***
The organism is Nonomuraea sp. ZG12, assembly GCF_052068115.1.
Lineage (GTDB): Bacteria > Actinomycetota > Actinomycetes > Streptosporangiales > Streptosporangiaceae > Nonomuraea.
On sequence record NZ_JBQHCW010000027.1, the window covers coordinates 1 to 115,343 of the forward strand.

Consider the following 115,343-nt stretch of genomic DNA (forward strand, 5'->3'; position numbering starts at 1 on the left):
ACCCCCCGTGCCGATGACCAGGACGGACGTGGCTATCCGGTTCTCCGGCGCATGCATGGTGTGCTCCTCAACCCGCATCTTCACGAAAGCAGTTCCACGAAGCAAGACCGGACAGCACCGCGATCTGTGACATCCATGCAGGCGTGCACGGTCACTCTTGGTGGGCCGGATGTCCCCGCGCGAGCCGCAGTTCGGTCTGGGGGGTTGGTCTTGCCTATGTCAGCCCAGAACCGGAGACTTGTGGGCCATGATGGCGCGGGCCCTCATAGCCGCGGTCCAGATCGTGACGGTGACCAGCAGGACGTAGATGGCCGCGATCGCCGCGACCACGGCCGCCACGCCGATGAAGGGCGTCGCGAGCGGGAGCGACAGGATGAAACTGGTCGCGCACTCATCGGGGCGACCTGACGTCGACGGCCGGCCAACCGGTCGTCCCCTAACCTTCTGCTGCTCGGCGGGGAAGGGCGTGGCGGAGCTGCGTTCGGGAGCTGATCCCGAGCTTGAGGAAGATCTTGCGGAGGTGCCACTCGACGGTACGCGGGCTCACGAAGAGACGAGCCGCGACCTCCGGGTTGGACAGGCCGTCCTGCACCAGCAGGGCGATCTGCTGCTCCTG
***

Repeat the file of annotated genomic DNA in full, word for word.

The organism is Nonomuraea sp. ZG12, assembly GCF_052068115.1.
Lineage (GTDB): Bacteria > Actinomycetota > Actinomycetes > Streptosporangiales > Streptosporangiaceae > Nonomuraea.
On sequence record NZ_JBQHCW010000027.1, the window covers coordinates 1 to 115,343 of the forward strand.

Consider the following 115,343-nt stretch of genomic DNA (forward strand, 5'->3'; position numbering starts at 1 on the left):
ACCCCCCGTGCCGATGACCAGGACGGACGTGGCTATCCGGTTCTCCGGCGCATGCATGGTGTGCTCCTCAACCCGCATCTTCACGAAAGCAGTTCCACGAAGCAAGACCGGACAGCACCGCGATCTGTGACATCCATGCAGGCGTGCACGGTCACTCTTGGTGGGCCGGATGTCCCCGCGCGAGCCGCAGTTCGGTCTGGGGGGTTGGTCTTGCCTATGTCAGCCCAGAACCGGAGACTTGTGGGCCATGATGGCGCGGGCCCTCATAGCCGCGGTCCAGATCGTGACGGTGACCAGCAGGACGTAGATGGCCGCGATCGCCGCGACCACGGCCGCCACGCCGATGAAGGGCGTCGCGAGCGGGAGCGACAGGATGAAACTGGTCGCGCACTCATCGGGGCGACCTGACGTCGACGGCCGGCCAACCGGTCGTCCCCTAACCTTCTGCTGCTCGGCGGGGAAGGGCGTGGCGGAGCTGCGTTCGGGAGCTGATCCCGAGCTTGAGGAAGATCTTGCGGAGGTGCCACTCGACGGTACGCGGGCTCACGAAGAGACGAGCCGCGACCTCCGGGTTGGACAGGCCGTCCTGCACCAGCAGGGCGATCTGCTGCTCCTG